Apple Logs A Million Video Downloads On ITunes

Video is moving a lot more slowly than music did when iTunes was first introduced. Apple has been offering video on iTunes for three weeks, and has 2,000 videos available.

Antone Gonsalves, Contributor

October 31, 2005

2 Min Read

More than a million videos have been downloaded from its iTunes Music Store, which debuted the service less than three weeks ago, Apple Computer Inc. said on Monday.

Apple launched video on its popular online store Oct. 12, the same day it announced the release of a video iPod. The company offers a total of 2,000 videos, including music videos, short films from the animation studio Pixar, run by Apple chief executive Steve Jobs; and episodes of ABC's hit TV shows "Lost" and "Desperate Housewives."

The Walt Disney Co., which is negotiating a new contract with the highly successful Pixar, owns ABC. No other major studios have licensed content to iTunes, which sells videos for $1.99 each.

Despite the limited selection, Apple sold more than a million videos in 20 days. That latter number, however, was far longer than the few days it took the company to sell its first million songs on iTunes.

Apple, based in Cupertino, Calif., did not offer a breakdown on what was sold, how many music videos versus Pixar films or TV shows, for example. That information is important to analysts interested in seeing whether people are willing to watch TV shows on a small screen. The video iPod features a 2.5"-color screen that can play 320-by-240 pixel videos.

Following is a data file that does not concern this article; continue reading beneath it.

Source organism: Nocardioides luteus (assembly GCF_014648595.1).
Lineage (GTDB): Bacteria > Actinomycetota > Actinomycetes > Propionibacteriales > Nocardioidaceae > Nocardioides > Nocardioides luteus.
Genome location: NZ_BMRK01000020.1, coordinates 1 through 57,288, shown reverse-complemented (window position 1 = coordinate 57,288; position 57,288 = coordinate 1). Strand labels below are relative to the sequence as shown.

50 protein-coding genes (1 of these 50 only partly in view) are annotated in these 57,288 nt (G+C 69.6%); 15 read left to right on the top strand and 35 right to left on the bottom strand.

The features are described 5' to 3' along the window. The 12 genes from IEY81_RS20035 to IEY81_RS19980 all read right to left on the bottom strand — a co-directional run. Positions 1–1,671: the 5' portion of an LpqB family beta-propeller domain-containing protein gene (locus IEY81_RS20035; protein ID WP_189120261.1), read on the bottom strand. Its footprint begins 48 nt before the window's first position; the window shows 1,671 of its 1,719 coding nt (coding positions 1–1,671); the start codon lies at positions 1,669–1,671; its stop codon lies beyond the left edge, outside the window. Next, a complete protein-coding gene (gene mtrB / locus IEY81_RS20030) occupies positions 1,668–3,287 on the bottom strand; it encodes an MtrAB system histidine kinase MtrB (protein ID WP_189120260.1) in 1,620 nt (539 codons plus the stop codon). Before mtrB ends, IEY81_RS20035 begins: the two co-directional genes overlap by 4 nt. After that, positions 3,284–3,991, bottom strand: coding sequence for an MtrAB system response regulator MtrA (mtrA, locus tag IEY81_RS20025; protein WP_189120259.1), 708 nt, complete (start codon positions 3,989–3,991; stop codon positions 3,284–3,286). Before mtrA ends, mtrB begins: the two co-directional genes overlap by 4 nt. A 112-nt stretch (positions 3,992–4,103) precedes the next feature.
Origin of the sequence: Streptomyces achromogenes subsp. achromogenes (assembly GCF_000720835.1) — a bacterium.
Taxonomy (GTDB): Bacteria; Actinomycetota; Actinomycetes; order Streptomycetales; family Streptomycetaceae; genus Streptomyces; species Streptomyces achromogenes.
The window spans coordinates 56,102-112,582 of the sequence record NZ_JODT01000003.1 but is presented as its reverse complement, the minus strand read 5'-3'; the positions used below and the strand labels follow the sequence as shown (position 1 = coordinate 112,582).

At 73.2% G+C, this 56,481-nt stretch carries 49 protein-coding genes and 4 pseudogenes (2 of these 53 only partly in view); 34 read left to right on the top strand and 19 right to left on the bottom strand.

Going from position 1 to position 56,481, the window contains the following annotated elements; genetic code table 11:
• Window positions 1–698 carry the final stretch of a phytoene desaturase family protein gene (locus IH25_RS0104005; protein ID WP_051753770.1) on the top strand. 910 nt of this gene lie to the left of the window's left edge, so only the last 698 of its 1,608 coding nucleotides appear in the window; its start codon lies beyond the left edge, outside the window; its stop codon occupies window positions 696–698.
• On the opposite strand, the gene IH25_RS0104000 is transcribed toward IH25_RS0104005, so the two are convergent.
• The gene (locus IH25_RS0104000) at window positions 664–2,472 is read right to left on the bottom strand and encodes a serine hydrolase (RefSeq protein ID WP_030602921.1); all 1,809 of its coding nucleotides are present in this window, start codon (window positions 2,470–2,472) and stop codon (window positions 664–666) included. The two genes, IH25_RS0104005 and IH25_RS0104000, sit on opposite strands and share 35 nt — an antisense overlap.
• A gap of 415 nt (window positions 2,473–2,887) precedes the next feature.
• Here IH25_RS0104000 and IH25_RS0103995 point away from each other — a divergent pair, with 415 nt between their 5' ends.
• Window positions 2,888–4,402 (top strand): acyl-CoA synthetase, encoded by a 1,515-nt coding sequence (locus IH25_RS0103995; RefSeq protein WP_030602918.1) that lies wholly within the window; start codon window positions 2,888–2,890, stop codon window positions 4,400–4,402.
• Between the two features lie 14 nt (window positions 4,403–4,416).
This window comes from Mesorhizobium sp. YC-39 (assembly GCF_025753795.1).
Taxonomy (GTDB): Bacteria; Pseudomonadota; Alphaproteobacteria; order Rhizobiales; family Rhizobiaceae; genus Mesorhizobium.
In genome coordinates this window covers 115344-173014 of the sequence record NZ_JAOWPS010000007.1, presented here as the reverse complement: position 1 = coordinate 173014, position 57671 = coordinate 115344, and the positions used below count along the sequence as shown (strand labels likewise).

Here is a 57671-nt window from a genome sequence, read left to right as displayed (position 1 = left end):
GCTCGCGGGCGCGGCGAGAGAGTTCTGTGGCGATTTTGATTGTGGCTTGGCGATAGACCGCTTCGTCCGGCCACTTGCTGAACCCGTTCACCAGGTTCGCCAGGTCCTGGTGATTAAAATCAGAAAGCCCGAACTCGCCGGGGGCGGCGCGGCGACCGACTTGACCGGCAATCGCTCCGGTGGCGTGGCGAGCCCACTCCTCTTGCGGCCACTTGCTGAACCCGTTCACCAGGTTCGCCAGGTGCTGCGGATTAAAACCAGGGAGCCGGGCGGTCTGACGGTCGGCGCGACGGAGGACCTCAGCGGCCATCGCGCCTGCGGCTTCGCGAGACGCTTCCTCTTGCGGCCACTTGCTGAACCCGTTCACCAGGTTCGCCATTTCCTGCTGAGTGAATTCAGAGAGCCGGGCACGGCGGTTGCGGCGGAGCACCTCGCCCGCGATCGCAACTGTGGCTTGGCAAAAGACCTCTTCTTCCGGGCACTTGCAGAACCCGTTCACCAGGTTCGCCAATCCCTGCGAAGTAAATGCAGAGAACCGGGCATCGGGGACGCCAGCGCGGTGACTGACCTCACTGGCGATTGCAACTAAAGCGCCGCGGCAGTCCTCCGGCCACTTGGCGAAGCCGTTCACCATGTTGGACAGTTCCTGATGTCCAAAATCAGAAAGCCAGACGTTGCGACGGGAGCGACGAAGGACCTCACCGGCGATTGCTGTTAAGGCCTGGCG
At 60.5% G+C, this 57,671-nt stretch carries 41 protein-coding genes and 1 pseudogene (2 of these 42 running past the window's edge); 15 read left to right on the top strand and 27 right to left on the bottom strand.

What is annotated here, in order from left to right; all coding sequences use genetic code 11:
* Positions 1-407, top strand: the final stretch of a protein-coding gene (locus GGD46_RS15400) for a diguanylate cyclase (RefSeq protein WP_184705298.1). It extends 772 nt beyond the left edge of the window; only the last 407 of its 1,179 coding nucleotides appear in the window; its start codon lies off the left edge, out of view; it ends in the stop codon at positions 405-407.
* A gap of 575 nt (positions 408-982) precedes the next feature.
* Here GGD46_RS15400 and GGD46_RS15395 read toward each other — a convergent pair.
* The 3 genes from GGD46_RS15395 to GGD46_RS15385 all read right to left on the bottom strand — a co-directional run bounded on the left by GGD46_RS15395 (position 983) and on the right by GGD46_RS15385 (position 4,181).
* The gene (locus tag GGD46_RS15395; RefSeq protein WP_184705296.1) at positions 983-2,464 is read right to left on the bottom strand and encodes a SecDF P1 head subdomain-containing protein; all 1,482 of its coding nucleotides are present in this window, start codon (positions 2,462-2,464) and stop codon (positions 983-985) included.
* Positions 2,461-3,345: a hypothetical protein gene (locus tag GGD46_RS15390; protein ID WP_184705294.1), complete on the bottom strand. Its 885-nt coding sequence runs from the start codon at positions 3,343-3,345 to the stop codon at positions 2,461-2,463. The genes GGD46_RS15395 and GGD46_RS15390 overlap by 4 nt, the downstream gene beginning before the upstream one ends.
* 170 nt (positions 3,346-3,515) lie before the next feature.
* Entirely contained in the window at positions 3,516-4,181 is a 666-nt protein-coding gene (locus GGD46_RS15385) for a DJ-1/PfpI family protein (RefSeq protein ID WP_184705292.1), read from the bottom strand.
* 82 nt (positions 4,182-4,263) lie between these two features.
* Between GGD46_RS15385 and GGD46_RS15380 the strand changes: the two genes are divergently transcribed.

"The real issue here is whether or not there's going to be a paradigm shift or real channel shift (to video players)," Todd Chanko, analyst for JupiterResearch, said. In a statement, Jobs said the number of downloads "strongly suggests there is a market for legal video downloads," but acknowledged that a broader variety of content was needed.

"Our next challenge is to broaden our content offerings, so that customers can enjoy watching more videos on their computers and new iPods," Jobs said.

Jobs has said that he expects exclusive content deals to be a key driver behind video downloads, another reason why the number of TV episodes sold would have been interesting, Chanko said.

"We should know whether the driver behind this one million number is 'Desperate Housewives,'" Chanko said. "Is there in fact a critical mass of downloads represented by 'Desperate Housewives?' If so, that would be interesting."

Apple's iPod is the most popular digital music player, accounting for about three quarters of the market. The company introduced the video iPod Oct. 12 at a news conference in San Jose, Calif. The largest 60 GB version can hold 15,000 songs, 25,000 photos or more than 150 hours of video, according to Apple.

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